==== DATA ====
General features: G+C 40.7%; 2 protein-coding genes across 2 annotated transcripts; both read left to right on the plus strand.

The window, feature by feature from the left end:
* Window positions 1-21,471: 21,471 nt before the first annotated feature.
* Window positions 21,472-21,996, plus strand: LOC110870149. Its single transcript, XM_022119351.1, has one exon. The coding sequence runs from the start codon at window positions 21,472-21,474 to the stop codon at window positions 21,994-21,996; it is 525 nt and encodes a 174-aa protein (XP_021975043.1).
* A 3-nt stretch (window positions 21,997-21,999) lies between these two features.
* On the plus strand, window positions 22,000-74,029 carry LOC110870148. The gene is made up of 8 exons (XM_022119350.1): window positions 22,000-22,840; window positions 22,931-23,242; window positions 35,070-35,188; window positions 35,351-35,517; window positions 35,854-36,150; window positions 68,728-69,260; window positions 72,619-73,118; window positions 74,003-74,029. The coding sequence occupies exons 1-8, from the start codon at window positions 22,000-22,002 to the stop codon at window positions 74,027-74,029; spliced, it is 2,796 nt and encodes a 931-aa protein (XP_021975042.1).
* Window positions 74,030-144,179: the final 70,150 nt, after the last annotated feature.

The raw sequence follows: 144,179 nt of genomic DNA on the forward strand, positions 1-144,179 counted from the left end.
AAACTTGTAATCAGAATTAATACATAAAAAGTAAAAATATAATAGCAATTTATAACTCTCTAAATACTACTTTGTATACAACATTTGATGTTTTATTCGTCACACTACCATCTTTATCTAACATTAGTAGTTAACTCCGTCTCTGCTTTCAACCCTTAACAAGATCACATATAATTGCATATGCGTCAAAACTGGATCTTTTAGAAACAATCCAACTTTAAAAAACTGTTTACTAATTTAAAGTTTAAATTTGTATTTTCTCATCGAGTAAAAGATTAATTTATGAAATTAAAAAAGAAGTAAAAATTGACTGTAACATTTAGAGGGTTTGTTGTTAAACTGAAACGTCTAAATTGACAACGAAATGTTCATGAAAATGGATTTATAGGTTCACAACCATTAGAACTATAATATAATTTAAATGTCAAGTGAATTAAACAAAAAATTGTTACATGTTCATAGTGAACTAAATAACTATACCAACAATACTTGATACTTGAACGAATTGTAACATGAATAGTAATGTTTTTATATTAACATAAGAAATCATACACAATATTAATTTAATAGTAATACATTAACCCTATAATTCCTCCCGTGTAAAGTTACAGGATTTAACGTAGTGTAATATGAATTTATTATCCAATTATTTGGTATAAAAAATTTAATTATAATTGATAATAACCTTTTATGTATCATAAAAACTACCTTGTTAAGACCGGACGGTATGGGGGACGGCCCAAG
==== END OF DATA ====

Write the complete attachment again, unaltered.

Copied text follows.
General features: G+C 40.7%; 2 protein-coding genes across 2 annotated transcripts; both read left to right on the plus strand.

The window, feature by feature from the left end:
* Window positions 1-21,471: 21,471 nt before the first annotated feature.
* Window positions 21,472-21,996, plus strand: LOC110870149. Its single transcript, XM_022119351.1, has one exon. The coding sequence runs from the start codon at window positions 21,472-21,474 to the stop codon at window positions 21,994-21,996; it is 525 nt and encodes a 174-aa protein (XP_021975043.1).
* A 3-nt stretch (window positions 21,997-21,999) lies between these two features.
* On the plus strand, window positions 22,000-74,029 carry LOC110870148. The gene is made up of 8 exons (XM_022119350.1): window positions 22,000-22,840; window positions 22,931-23,242; window positions 35,070-35,188; window positions 35,351-35,517; window positions 35,854-36,150; window positions 68,728-69,260; window positions 72,619-73,118; window positions 74,003-74,029. The coding sequence occupies exons 1-8, from the start codon at window positions 22,000-22,002 to the stop codon at window positions 74,027-74,029; spliced, it is 2,796 nt and encodes a 931-aa protein (XP_021975042.1).
* Window positions 74,030-144,179: the final 70,150 nt, after the last annotated feature.

The raw sequence follows: 144,179 nt of genomic DNA on the forward strand, positions 1-144,179 counted from the left end.
AAACTTGTAATCAGAATTAATACATAAAAAGTAAAAATATAATAGCAATTTATAACTCTCTAAATACTACTTTGTATACAACATTTGATGTTTTATTCGTCACACTACCATCTTTATCTAACATTAGTAGTTAACTCCGTCTCTGCTTTCAACCCTTAACAAGATCACATATAATTGCATATGCGTCAAAACTGGATCTTTTAGAAACAATCCAACTTTAAAAAACTGTTTACTAATTTAAAGTTTAAATTTGTATTTTCTCATCGAGTAAAAGATTAATTTATGAAATTAAAAAAGAAGTAAAAATTGACTGTAACATTTAGAGGGTTTGTTGTTAAACTGAAACGTCTAAATTGACAACGAAATGTTCATGAAAATGGATTTATAGGTTCACAACCATTAGAACTATAATATAATTTAAATGTCAAGTGAATTAAACAAAAAATTGTTACATGTTCATAGTGAACTAAATAACTATACCAACAATACTTGATACTTGAACGAATTGTAACATGAATAGTAATGTTTTTATATTAACATAAGAAATCATACACAATATTAATTTAATAGTAATACATTAACCCTATAATTCCTCCCGTGTAAAGTTACAGGATTTAACGTAGTGTAATATGAATTTATTATCCAATTATTTGGTATAAAAAATTTAATTATAATTGATAATAACCTTTTATGTATCATAAAAACTACCTTGTTAAGACCGGACGGTATGGGGGACGGCCCAAG